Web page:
By Jody Coultas, J.D.
Although the patents covering Contrave® contained an adequate written description, the weight loss properties of the drug were well known to the industry prior to the issuance of the patent.
The U.S. Court of Appeals for the Federal Circuit has affirmed-in-part and reversed-in-part a decision in a patent infringement suit involving patents held by Nalpropion Pharmaceuticals, Inc. for the weight management drug Contrave®. In a suit alleging that Actavis Laboratories FL, Inc. infringed Nalpropion’s patents covering Contrave®, the appellate court concluded that the written descriptions were adequate. However, two of the patent claims at issue were determined to be invalid as obvious in light of prior art (Nalpropion Pharmaceuticals, Inc. v. Actavis Laboratories FL, Inc., August 15, 2019, Lourie, A.).
Nalpropion holds U.S. Patent Nos. 7,375,111 (the ’111 patent), 7,462,626 (the ’626 patent), and 8,916,195 (the ’195 patent) for Contrave®, a weight management drug for overweight or obese adults. The ’195 and ‘626 patents are directed to methods of treating overweight or obesity, while the ’111 patent is directed to a composition of sustained-release bupropion and naltrexone for affecting weight loss. Actavis filed an Abbreviated New Drug Application (ANDA) seeking to market a generic version of Contrave® prior to the expiration of the patents in suit. Nalpropion filed infringement claims, while Actavis counterclaimed for invalidity.
The federal district court in Wilmington, Delaware held that Actavis’s proposed naltrexone hydrochloride and bupropion hydrochloride extended-release tablets would infringe claim 1 of the ’111 patent), claims 26 and 31 of the ’626 patent, and claim 11 of the ’195 patent; (2) the asserted claims were not invalid; (3) the effective date of any FDA approval of the Contrave® ANDA shall be no earlier than the latest expiration of the ’111, ’626, and ’195 patents; and (4) Actavis was permanently enjoined from manufacturing, using, or selling its ANDA product before the expiration of the patents in suit.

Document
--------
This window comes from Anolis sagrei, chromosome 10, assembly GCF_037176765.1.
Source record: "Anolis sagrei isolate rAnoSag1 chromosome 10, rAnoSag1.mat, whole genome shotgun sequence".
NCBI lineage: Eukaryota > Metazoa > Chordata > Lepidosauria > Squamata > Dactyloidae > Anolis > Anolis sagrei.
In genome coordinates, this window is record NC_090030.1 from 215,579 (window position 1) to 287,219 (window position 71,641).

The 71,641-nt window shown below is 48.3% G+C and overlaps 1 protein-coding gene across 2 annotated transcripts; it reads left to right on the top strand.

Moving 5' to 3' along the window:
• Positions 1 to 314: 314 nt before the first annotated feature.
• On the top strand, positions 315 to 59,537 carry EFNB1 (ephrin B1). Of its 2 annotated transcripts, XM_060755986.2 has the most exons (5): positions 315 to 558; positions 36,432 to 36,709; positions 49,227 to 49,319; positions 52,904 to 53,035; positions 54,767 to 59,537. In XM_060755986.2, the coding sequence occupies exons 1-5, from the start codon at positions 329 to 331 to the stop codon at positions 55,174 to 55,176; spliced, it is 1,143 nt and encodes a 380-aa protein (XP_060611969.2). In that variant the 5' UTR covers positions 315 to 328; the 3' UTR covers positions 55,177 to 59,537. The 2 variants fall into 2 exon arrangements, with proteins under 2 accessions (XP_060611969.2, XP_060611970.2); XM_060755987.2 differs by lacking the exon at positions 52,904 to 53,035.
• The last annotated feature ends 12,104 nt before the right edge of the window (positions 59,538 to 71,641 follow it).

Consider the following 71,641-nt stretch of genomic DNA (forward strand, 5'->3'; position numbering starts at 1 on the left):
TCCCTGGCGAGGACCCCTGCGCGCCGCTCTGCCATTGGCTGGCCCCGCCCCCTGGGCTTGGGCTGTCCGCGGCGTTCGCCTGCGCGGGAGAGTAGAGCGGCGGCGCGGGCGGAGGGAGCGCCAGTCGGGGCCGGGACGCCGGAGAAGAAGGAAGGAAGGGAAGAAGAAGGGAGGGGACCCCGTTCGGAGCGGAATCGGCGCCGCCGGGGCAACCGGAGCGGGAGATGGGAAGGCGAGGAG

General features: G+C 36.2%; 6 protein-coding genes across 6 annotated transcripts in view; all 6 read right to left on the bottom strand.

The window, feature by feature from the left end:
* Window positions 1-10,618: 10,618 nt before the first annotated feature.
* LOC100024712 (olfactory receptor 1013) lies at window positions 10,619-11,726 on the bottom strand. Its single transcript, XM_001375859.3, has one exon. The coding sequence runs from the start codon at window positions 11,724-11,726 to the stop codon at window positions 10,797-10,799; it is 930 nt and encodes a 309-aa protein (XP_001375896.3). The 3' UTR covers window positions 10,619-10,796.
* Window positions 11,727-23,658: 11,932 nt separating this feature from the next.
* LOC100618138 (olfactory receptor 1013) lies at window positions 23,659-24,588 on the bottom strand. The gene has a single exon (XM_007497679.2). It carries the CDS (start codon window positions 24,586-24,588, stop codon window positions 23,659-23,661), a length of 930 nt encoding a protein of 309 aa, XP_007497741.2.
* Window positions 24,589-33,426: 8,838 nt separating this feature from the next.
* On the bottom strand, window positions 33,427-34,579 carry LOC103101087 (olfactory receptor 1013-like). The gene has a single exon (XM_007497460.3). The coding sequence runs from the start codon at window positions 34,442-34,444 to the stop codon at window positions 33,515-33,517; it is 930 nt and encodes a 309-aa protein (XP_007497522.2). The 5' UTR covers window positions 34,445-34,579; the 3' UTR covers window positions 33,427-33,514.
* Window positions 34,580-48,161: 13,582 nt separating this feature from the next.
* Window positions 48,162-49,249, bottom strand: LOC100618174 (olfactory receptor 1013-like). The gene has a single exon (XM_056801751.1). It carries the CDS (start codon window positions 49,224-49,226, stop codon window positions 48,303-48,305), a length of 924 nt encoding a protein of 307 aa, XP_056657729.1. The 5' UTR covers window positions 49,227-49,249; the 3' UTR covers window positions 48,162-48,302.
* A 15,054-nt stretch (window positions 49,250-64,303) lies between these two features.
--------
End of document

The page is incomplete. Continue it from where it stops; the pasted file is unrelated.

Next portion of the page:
Written description. Actavis failed to present clear and convincing evidence that claim 11 of the ’195 patent was invalid for lack of adequate written description, the appellate court held. In support for its conclusion that the ‘195 patent contained an adequate written description, the district court found that the values in Table 10—67% release in one hour and 85% release in two—fell squarely within the claimed range in claim 11 and that the lower bounds were supported by the dissolution data for the 15% HPMC formulation in Table 5. Actavis argued that both inventor and expert testimony demonstrated that the two dissolution methods would produce different results, and that Table 5 cannot support the claimed range because a person of ordinary skill in the art would not appreciate that the 15% HPMC data were relevant to the claims. The district court, in crediting Nalpropion’s experts over experts for Actavis, performed its fact-finding function properly, and the appellate court declined to disturb the finding. "While as a general matter written description may not be satisfied by so-called equivalent disclosure, in this case, buttressed by the district court’s fact-finding, and where the so-called equivalence relates only to resultant dissolution parameters rather than operative claim steps," the appellate court affirmed the district court’s conclusion.
Obviousness. The appellate court concluded that the district court erred in holding that claims 26 and 31 of the ’626 patent and claim 1 of the ’111 patent were not invalid. Actavis argued that a prior patent and a research paper rendered the claims obvious. The district court concluded that, because a person of skill would not understand bupropion’s mechanism of action and because of its modest effectiveness, a person of skill would not have found bupropion to be an obvious starting point for further study. Also, the district court concluded that a person of skill would not have understood naltrexone to be effective for weight loss. However, the appellate court sided with Actavis in holding that the prior art disclosed the claimed components of the composition claims and the steps of the method claims including the use claimed by the method. There was sufficient evidence that prior art references taught that bupropion causes weight loss, with even a named inventor of the ’626 and ’111 patents confirming that bupropion had been considered safe and had weight loss effects. Also, there was sufficient prior references to show that naltrexone could cause weight loss. Finally, the appellate court found that every limitation in the claims at issue was met by prior art references.
Dissent. A dissenting judge would have held claim 11 of the ’195 patent invalid for lack of adequate written description, arguing that the majority created a new rule to the written description jurisprudence. Specifically, the judge argues that the majority held that a "substantially equivalent" disclosure may satisfy the written description requirement when the relevant claim limitation recites only "resultant dissolution parameters rather than operative claim steps," which was not in line with the law.
This case is No. 2018-1221.
Attorneys: Dominick A. Conde (Venable LLP) for Nalpropion Pharmaceuticals, Inc. Jonathan D. Ball (Greenberg Traurig LLP) for Actavis Laboratories FL, Inc.
Companies: Nalpropion Pharmaceuticals, Inc; Actavis Laboratories FL, Inc.
MainStory: TopStory Patent FedCirNews
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